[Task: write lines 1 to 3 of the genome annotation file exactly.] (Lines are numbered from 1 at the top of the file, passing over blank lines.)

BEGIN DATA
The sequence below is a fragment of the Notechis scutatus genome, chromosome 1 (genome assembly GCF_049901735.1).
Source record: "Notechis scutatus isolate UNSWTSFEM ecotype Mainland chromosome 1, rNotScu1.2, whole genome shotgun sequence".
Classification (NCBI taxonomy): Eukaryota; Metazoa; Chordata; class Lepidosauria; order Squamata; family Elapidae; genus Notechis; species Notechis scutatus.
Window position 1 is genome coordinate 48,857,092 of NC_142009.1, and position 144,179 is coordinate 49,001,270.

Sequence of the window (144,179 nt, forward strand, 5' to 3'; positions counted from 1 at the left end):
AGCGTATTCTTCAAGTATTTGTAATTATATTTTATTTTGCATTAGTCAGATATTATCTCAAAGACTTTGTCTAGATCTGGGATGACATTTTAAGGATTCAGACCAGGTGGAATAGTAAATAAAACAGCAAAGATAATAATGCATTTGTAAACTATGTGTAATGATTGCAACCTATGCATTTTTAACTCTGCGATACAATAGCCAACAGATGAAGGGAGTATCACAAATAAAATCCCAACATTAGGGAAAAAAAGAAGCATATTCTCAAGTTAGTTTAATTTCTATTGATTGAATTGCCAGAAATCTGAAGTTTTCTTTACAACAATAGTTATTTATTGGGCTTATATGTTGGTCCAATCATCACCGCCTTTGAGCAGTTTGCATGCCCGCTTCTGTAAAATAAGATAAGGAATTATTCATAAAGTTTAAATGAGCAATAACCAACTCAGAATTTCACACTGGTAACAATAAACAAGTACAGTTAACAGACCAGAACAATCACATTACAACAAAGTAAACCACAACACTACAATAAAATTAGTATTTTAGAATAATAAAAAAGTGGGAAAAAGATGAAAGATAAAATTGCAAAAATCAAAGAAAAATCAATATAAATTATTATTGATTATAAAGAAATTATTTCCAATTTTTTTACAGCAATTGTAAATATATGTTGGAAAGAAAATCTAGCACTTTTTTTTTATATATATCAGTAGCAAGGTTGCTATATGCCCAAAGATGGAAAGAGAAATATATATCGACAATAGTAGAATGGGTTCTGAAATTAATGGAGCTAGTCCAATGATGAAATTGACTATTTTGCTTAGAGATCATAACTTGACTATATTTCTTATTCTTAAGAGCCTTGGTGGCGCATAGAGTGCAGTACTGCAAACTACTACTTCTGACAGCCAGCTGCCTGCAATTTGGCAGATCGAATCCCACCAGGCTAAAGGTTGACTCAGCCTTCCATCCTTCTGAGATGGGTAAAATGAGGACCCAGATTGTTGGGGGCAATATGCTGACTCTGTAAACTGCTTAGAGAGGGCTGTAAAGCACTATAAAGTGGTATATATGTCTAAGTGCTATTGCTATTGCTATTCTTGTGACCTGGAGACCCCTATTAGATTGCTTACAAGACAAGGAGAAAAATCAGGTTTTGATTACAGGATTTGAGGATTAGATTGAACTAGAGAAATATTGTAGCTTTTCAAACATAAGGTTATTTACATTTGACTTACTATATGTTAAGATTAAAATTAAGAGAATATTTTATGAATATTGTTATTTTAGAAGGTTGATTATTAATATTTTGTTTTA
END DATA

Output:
The sequence below is a fragment of the Notechis scutatus genome, chromosome 1 (genome assembly GCF_049901735.1).
Source record: "Notechis scutatus isolate UNSWTSFEM ecotype Mainland chromosome 1, rNotScu1.2, whole genome shotgun sequence".
Classification (NCBI taxonomy): Eukaryota; Metazoa; Chordata; class Lepidosauria; order Squamata; family Elapidae; genus Notechis; species Notechis scutatus.